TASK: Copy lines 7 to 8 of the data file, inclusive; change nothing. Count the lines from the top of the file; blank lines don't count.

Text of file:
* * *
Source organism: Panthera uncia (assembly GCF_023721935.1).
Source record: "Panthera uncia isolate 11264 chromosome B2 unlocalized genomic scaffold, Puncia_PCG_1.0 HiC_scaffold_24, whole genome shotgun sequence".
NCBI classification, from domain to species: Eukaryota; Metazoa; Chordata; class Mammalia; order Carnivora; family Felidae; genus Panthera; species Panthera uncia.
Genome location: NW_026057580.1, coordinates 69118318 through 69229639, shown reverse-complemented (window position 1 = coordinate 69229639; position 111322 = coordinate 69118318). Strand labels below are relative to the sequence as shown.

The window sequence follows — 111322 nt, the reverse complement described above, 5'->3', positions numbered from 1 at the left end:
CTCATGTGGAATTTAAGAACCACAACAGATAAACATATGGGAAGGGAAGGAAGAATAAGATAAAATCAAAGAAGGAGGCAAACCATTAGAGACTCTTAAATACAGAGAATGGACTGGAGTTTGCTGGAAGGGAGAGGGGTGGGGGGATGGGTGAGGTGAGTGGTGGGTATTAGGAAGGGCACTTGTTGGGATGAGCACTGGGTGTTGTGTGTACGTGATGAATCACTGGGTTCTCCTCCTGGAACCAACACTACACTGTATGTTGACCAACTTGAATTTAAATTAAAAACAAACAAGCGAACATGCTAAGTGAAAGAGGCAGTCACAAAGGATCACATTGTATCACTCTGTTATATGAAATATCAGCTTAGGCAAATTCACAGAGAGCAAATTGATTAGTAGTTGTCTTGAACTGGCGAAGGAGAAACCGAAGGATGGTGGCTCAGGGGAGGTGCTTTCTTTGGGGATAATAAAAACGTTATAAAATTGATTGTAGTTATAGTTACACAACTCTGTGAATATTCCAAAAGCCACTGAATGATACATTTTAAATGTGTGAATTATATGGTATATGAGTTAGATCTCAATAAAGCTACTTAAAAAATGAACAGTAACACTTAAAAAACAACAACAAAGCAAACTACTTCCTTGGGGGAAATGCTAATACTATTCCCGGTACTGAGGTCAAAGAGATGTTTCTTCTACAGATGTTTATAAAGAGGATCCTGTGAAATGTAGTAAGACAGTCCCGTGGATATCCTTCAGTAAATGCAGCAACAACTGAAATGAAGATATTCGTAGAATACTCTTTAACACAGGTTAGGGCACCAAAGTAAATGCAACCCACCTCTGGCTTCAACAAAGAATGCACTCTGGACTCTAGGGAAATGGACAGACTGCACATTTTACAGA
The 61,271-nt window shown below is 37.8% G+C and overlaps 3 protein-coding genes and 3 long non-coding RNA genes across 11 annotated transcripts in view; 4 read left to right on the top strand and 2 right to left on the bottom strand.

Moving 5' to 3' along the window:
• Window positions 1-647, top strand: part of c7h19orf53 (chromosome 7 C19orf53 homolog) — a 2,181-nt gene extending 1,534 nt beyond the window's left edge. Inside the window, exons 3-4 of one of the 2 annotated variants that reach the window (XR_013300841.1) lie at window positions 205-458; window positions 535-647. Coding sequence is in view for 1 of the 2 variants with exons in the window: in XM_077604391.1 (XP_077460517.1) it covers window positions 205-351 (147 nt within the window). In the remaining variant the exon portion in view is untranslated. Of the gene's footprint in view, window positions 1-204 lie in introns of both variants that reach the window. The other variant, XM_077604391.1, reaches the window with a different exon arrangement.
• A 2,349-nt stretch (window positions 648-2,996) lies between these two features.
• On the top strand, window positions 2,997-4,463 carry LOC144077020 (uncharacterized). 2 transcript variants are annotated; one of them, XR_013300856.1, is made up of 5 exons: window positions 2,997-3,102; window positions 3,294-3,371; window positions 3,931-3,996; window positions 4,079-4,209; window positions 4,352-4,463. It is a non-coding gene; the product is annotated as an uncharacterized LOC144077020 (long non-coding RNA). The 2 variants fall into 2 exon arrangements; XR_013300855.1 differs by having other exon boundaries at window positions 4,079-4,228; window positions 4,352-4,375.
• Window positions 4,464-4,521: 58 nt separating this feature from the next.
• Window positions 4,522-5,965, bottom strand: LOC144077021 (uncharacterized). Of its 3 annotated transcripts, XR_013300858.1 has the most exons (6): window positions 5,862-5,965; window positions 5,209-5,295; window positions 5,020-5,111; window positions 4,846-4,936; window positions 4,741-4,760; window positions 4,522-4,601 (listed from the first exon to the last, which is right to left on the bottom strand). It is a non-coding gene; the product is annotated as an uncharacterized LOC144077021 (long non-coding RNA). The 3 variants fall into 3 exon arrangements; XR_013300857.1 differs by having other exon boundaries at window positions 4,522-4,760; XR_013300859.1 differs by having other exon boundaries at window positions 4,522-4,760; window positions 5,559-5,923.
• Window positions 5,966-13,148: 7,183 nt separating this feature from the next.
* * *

The 61,271-nt window shown below is 37.8% G+C and overlaps 3 protein-coding genes and 3 long non-coding RNA genes across 11 annotated transcripts in view; 4 read left to right on the top strand and 2 right to left on the bottom strand.

Moving 5' to 3' along the window: